The villagers knew they had a problem when children started disappearing.

When they came, his mother positioned herself between Colin and the wound-up villagers. They attempted to wait her out. She was an old woman after all. But she was also a mother and she had lost her son once before, and so she stood there.

Eventually, someone simply went around her.

“He’s not here!”

Neither Colin nor the other children have been seen again and, though the well was re-sealed, some of the villagers, spooked by the idea of a whole other world beneath their world, left.

Colin’s mother is still there though, her spirit outlasting her body, standing there in the path between her son and danger, waiting for his return.


untitledRandom_Michelle is at it again challenging us to keep our story writing limbs nimble. I saw this picture of the boy and I had …nothing. But then a few things coalesced (random things: things on my mind, some fan fic I read once, and this poem by November Rain in response to the same prompt) and this inner monologue from the perspective of the boy’s mother came out. It’s spontaneous and unedited (except for cutting for length) as these prompt responses are.

He comes to me crying again. School is a war zone of hurled insults to which I send him each day with only the armor of my love. They say boys must be tough, but he has a sensitive soul and here that is a crime. He must toughen up. Even my own mother says so. She was the same way with me. If I brought her any hurt, she wanted to know if I hurt back. It was how she could be sure I would survive life. But I want him to do more than survive. I want him to live. I want him to feel the fullness of an open heart, to dance, and laugh, and touch the people he loves, to be gentle with fragile things. I want him to be human. I want to tell him that I see him. Not only the little boy he is now with tears in his eyes and confusion as to what it is about him that stirs such scorn but the giant he will someday be. I tell him that the giant is strong but has a tender heart, is careful even when walking so as not to disturb the earth. I tell him he’ll be so big and strong someday that people will see him and be afraid, but that he will be a giant fed on love and acceptance of everything, of everyone, of their right to be as they are. I tell him that he is meant to change lives just by being an example of goodness in the world. And I wipe his tears as he smiles, wanting to believe me, squinting, trying to picture the shadow of this future giant he is destined to be but not able, quite yet, to see.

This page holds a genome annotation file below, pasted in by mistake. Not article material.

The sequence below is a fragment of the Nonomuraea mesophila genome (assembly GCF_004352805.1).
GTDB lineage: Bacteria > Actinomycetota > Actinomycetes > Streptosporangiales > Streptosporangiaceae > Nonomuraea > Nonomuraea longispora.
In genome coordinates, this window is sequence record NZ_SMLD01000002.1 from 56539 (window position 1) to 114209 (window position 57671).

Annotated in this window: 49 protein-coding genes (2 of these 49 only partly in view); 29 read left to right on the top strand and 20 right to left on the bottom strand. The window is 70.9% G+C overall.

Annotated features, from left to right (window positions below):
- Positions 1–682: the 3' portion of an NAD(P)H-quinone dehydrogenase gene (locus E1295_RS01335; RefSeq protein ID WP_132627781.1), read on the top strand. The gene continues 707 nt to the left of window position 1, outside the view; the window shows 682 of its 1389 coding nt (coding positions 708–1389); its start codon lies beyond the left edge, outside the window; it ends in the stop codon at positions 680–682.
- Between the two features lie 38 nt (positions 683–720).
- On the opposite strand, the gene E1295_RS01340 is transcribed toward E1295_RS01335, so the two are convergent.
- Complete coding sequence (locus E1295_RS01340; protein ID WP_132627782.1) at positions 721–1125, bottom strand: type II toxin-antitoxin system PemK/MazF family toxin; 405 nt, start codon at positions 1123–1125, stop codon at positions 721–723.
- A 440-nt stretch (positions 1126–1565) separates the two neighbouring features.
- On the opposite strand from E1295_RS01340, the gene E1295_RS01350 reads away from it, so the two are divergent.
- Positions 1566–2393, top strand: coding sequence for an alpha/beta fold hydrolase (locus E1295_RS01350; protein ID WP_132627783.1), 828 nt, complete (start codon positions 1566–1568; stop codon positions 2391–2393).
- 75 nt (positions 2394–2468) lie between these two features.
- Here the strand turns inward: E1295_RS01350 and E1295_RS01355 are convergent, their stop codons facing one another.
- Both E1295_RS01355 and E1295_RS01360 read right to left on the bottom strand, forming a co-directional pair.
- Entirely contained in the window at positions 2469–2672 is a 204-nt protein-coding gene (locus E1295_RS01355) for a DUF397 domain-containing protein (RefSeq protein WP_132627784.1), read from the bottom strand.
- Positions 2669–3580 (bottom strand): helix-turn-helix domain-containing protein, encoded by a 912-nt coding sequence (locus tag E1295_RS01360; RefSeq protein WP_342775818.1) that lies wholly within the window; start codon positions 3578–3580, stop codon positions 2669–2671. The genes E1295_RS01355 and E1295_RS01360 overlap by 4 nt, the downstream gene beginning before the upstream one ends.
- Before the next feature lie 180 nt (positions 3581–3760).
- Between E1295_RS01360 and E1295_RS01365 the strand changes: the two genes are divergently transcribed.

38: our Meet-Cute

meet cuteI wanted to do more with the cracks but by the time I finished editing this down to 300 words, playtime was over. But such as it is, have a read of my latest response to a Random Michelle Photo Fiction Challenge.

The bullet hole is tattooed over the scar covering the left side of her chest. Anyone who sees its cracked lines up close, usually, sees their death. Don’t cry for them. She doesn’t go looking for trouble.